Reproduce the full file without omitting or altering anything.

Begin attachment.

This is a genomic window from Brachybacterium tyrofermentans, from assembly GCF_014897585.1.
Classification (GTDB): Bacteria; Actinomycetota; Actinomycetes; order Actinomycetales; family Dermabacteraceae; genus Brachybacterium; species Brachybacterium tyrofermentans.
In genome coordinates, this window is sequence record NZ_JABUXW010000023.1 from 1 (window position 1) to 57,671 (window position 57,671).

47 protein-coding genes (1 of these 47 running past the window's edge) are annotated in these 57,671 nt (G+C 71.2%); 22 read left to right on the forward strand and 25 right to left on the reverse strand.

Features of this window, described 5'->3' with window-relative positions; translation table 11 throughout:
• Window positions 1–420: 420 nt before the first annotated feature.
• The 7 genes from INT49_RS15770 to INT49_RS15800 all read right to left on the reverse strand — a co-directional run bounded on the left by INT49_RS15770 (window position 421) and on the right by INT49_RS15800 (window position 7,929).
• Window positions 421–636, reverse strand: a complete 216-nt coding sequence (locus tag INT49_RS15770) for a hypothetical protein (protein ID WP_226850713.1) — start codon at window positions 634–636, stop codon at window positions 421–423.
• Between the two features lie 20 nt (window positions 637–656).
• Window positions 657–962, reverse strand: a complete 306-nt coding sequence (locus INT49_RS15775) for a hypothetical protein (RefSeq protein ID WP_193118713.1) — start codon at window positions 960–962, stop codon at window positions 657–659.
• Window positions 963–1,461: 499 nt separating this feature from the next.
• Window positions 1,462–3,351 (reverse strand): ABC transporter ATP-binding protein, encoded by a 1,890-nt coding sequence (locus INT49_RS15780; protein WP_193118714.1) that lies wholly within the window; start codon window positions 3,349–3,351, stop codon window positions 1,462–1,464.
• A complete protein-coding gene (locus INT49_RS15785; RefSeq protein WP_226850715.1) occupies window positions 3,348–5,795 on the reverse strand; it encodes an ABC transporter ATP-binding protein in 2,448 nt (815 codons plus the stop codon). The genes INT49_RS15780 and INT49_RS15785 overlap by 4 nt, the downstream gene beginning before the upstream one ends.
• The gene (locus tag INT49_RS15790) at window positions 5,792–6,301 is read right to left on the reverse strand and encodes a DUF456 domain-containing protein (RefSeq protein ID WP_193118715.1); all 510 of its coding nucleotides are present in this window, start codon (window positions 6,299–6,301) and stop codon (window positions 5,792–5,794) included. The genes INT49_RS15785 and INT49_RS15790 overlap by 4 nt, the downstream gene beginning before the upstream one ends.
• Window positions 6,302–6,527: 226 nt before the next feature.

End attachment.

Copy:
This is a genomic window from Brachybacterium tyrofermentans, from assembly GCF_014897585.1.
Classification (GTDB): Bacteria; Actinomycetota; Actinomycetes; order Actinomycetales; family Dermabacteraceae; genus Brachybacterium; species Brachybacterium tyrofermentans.
In genome coordinates, this window is sequence record NZ_JABUXW010000023.1 from 1 (window position 1) to 57,671 (window position 57,671).

47 protein-coding genes (1 of these 47 running past the window's edge) are annotated in these 57,671 nt (G+C 71.2%); 22 read left to right on the forward strand and 25 right to left on the reverse strand.

Features of this window, described 5'->3' with window-relative positions; translation table 11 throughout:
• Window positions 1–420: 420 nt before the first annotated feature.
• The 7 genes from INT49_RS15770 to INT49_RS15800 all read right to left on the reverse strand — a co-directional run bounded on the left by INT49_RS15770 (window position 421) and on the right by INT49_RS15800 (window position 7,929).
• Window positions 421–636, reverse strand: a complete 216-nt coding sequence (locus tag INT49_RS15770) for a hypothetical protein (protein ID WP_226850713.1) — start codon at window positions 634–636, stop codon at window positions 421–423.
• Between the two features lie 20 nt (window positions 637–656).
• Window positions 657–962, reverse strand: a complete 306-nt coding sequence (locus INT49_RS15775) for a hypothetical protein (RefSeq protein ID WP_193118713.1) — start codon at window positions 960–962, stop codon at window positions 657–659.
• Window positions 963–1,461: 499 nt separating this feature from the next.
• Window positions 1,462–3,351 (reverse strand): ABC transporter ATP-binding protein, encoded by a 1,890-nt coding sequence (locus INT49_RS15780; protein WP_193118714.1) that lies wholly within the window; start codon window positions 3,349–3,351, stop codon window positions 1,462–1,464.
• A complete protein-coding gene (locus INT49_RS15785; RefSeq protein WP_226850715.1) occupies window positions 3,348–5,795 on the reverse strand; it encodes an ABC transporter ATP-binding protein in 2,448 nt (815 codons plus the stop codon). The genes INT49_RS15780 and INT49_RS15785 overlap by 4 nt, the downstream gene beginning before the upstream one ends.
• The gene (locus tag INT49_RS15790) at window positions 5,792–6,301 is read right to left on the reverse strand and encodes a DUF456 domain-containing protein (RefSeq protein ID WP_193118715.1); all 510 of its coding nucleotides are present in this window, start codon (window positions 6,299–6,301) and stop codon (window positions 5,792–5,794) included. The genes INT49_RS15785 and INT49_RS15790 overlap by 4 nt, the downstream gene beginning before the upstream one ends.
• Window positions 6,302–6,527: 226 nt before the next feature.